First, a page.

United States District Court, N.D. California, San Francisco Division
ORDER DENYING THE DEFENDANT'S MOTION FOR
ATTORNEY'S FEES. RE: ECF NO. 52
BEELER United States Magistrate Judge.
case arises from an attorney-client relationship gone wrong.
The court previously compelled arbitration of client Shaunak
Sayta's claims against attorney Benny Martin and
confirmed a prior, fees-based arbitration award in favor of
Mr. Martin. The court assumes familiarity with the
case and incorporates by reference the statement of facts in
its prior order.
Martin, an attorney proceeding pro se in this
litigation, now moves to collect attorney's fees
“measured by the loss of income that he suffered as a
result of” litigating the case. He seeks to recover those
“fees” on three grounds: (1) under the
parties' agreement for attorney's fees in the event
of a dispute (as authorized by California Civil Code section
1717); (2) as sanctions under 28 U.S.C. § 1927; and (3)
as sanctions under the court's inherent
court can decide this matter without oral argument and
vacates the hearing on April 13, 2017. Civil. L.R. 7-1(b).
The court denies Mr. Martin's motion because he is not
entitled to recover his opportunity costs and the court
declines to impose those losses as a sanction on Mr. Sayta.
Mr. Martin Is Not Entitled to Attorney's Fees Under Civil
Code Section 1717
Martin's first claim for attorney's fees arises under
the parties' contract and California Civil Code section
1717. Section 1717(a) provides for the recovery
of reasonable attorney's fees and costs to the prevailing
party in a contract action:
In any action on a contract, where the contract specifically
provides that attorney's fees and costs, which are
incurred to enforce that contract, shall be awarded either to
one of the parties or to the prevailing party, then the party
who is determined to be the party prevailing on the contract,
whether he or she is the party specified in the contract or
not, shall be entitled to reasonable attorney's fees in
addition to other costs.
Cal. Civ. Code § 1717(a); Lucasfilm, Ltd. v. Canal
Toys, No. C 11-01639 WHA, 2012 WL 685415, at *3 (N.D.
Cal. Mar. 2, 2012).
indeed, the parties' attorney-client fee agreement
contains two fee provisions. First, it says, “[i]n the
event it becomes necessary to institute an action at law to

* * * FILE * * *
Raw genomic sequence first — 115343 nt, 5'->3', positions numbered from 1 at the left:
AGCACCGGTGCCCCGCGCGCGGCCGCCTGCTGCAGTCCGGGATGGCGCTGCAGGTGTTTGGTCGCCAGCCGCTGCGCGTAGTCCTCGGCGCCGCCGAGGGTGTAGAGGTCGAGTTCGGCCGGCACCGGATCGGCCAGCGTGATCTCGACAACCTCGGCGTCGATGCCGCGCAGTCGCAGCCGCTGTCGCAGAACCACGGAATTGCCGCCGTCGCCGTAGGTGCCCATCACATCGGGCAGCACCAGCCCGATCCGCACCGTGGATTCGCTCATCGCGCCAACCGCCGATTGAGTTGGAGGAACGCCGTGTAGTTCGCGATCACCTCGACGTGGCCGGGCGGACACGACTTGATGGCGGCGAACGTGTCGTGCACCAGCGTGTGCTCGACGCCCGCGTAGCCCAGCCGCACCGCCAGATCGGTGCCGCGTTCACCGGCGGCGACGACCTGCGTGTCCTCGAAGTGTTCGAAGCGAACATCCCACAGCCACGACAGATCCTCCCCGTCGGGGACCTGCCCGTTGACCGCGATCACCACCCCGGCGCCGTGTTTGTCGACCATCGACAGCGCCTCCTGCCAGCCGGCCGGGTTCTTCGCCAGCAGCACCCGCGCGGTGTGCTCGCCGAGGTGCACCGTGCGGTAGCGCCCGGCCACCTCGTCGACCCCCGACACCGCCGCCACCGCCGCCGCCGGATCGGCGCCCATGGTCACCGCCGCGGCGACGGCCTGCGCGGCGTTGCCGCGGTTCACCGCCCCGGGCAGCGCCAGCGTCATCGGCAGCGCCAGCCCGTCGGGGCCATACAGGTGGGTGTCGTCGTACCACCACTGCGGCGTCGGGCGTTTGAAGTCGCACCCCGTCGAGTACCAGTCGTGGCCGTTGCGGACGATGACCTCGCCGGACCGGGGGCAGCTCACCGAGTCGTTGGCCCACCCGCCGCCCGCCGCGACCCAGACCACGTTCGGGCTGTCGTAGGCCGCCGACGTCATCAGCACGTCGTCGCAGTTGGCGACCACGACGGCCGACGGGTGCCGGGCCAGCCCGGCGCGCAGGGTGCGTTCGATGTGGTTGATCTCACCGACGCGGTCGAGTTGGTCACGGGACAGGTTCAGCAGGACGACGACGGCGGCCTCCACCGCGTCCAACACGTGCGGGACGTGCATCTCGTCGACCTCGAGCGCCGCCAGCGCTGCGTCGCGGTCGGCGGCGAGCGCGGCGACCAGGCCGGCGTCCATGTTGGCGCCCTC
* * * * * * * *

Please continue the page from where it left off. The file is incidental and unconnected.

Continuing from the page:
enforce this agreement or any part thereof, including
recovery of fees and/or costs and expenses, the prevailing
party in that action shall be entitled to recover reasonable
attorney'[s] fees.” Second, the agreement provides,
the parties must arbitrate “any dispute with respect to
this agreement, ” and that “[t]he prevailing
party shall be entitled to recover reasonable attorney's
fees, [whether] pro se or otherwise, in said
[arbitration].” Thus, Mr. Martin asserts, because there
“can be no doubt that [he] was the prevailing party in
this action, ” and because the contract provides for
his recovery of attorney's fees, he is entitled to those
fees under section 1717.
Martin identifies the “twist” here: the parties
are both attorneys that represented themselves pro
se. Mr. Martin asserts that “[n]o case
law prohibits the parties' bargain” and that
“there is no public policy conceivable for preventing a
litigator that hires another litigator from agreeing to pay
the other's reasonable fees.”
The California Supreme Court has held “that an attorney
who chooses to litigate in propria persona and therefore does
not pay or become liable to pay consideration in exchange for
legal representation cannot recover ‘reasonable
attorney's fees' under Civil Code section
1717.” Trope v. Katz, 11 Cal.4th 274, 292
(1995). The Trope Court “based its decision
solely on the statutory interpretation of section 1717, and
specifically on what it means to ‘incur'
attorneys' fees.” Farmers Ins. Exch. v. Law
Offices of Conrado Joe Sayas, Jr., 250 F.3d 1234, 1237
(9th Cir. 2001) (discussing Trope).
Trope, “section 1717 applies only to contracts
specifically providing that attorney['s] fees
‘which are incurred to enforce that
contract' shall be awarded to one of the parties or to
the prevailing party.” Trope, 11 Cal.4th at
280 (emphasis in original). “To ‘incur' a
fee, of course, is to ‘become liable, '” and
so a pro se attorney “cannot be said to
‘incur' compensation for his time and his lost
business opportunities.” Id. And section 1717
applies only to “fees” -“the consideration
that a litigant actually pays or becomes liable to pay in
exchange for legal representation.” Id. In
other words, an attorney proceeding pro se does not
“incur” - or, does not actually pay or become
liable to pay - “fees” measured by time spent and
opportunities lost. Id. at 283; see
Farmers, 250 F.3d at 1237 (“[T]he key to the
analysis of section 1717 under Trope is the
incurring of fees.”) (emphasis in original);
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